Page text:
As with all techniques and processes, one must start somewhere. In the beginning, man was little better than the animals, working with his hands as a hunter gatherer. Somewhere along the line, someone figured out how to use stones as types of tools. A little more development, and we have the introduction of iron implements being used as weapons and tools. All these developments may be viewed as scientific developments, as they were separate stages of what was viewed as the "cutting edge of technology" at their time. Our ability to communicate became better, shared technologies and methodologies helped further the body of knowledge that began to accumulate at an exponential rate.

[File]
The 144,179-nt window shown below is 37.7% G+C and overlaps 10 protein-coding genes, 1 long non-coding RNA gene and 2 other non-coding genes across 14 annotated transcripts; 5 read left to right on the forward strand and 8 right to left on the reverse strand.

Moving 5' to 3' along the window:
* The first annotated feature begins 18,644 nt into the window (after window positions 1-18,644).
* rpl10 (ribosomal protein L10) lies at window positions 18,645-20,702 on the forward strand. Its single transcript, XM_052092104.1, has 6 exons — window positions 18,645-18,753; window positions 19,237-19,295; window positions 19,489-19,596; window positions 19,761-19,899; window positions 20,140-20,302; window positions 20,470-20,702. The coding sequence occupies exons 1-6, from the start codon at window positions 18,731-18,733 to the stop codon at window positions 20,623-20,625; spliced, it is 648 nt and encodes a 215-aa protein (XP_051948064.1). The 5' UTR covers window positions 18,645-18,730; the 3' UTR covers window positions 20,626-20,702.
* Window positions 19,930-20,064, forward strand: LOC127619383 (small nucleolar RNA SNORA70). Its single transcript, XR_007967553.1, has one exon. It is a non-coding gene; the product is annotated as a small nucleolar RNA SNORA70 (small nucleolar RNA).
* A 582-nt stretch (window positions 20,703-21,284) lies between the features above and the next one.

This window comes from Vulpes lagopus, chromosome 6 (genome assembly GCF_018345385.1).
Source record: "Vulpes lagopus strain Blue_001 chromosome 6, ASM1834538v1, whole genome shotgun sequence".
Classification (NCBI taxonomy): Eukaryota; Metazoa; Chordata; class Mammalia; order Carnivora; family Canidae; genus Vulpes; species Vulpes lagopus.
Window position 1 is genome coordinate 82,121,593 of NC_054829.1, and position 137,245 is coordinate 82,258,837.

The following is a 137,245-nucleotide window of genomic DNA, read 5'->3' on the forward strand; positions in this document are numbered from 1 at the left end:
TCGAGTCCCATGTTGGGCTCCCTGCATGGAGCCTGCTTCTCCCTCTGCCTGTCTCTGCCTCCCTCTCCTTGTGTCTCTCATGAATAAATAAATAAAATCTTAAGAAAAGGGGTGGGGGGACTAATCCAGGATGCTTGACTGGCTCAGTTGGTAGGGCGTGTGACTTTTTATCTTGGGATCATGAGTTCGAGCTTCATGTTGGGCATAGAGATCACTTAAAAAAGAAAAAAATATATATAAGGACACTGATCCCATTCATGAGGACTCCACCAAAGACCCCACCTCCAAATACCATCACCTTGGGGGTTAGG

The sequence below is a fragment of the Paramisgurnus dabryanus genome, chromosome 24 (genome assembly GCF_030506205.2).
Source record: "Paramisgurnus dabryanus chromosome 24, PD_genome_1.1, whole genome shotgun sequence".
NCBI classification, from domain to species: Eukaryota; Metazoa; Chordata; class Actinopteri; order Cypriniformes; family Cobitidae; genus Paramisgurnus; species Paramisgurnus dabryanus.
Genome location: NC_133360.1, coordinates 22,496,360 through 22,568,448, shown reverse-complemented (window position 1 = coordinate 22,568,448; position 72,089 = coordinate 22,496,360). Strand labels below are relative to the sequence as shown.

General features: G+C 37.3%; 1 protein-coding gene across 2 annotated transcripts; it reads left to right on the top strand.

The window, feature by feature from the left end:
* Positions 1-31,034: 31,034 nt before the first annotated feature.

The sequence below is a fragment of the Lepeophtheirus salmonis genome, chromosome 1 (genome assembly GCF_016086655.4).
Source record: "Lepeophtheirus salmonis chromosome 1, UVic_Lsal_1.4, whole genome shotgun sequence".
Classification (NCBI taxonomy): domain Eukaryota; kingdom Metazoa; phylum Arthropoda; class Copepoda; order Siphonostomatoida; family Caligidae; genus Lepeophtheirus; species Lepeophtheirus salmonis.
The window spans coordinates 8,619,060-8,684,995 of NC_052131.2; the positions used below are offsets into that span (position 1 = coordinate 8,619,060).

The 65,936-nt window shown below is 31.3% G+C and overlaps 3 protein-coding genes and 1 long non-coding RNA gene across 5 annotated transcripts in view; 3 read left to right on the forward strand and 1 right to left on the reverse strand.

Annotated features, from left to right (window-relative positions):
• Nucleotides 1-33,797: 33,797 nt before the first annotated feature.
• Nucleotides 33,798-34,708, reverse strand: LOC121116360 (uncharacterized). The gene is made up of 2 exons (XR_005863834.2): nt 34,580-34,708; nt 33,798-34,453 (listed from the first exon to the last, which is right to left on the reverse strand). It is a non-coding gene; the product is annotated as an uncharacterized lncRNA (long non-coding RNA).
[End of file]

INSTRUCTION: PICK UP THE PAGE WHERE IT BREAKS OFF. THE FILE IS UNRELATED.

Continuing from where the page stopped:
Iron ore and its uses have been contrasted as second perhaps only to petroleum as a natural resource. As is the case with all things, the future will only tell what iron will ultimately be replace with. When I was a teenager, the state of the art in sound systems was to have a modular amplifier with lots of wattage, really big speakers that could shake not only your house, but your neighbors house as well! The state of art in listening to music today is a device called an Ipod, which is connected to a small pair of ear phones that implant in one's ears. The time span we are talking about is about 20 to 30 years. It would not be unreasonable to expect something else to replace iron as the "new kid on the block" in terms of applicability and use.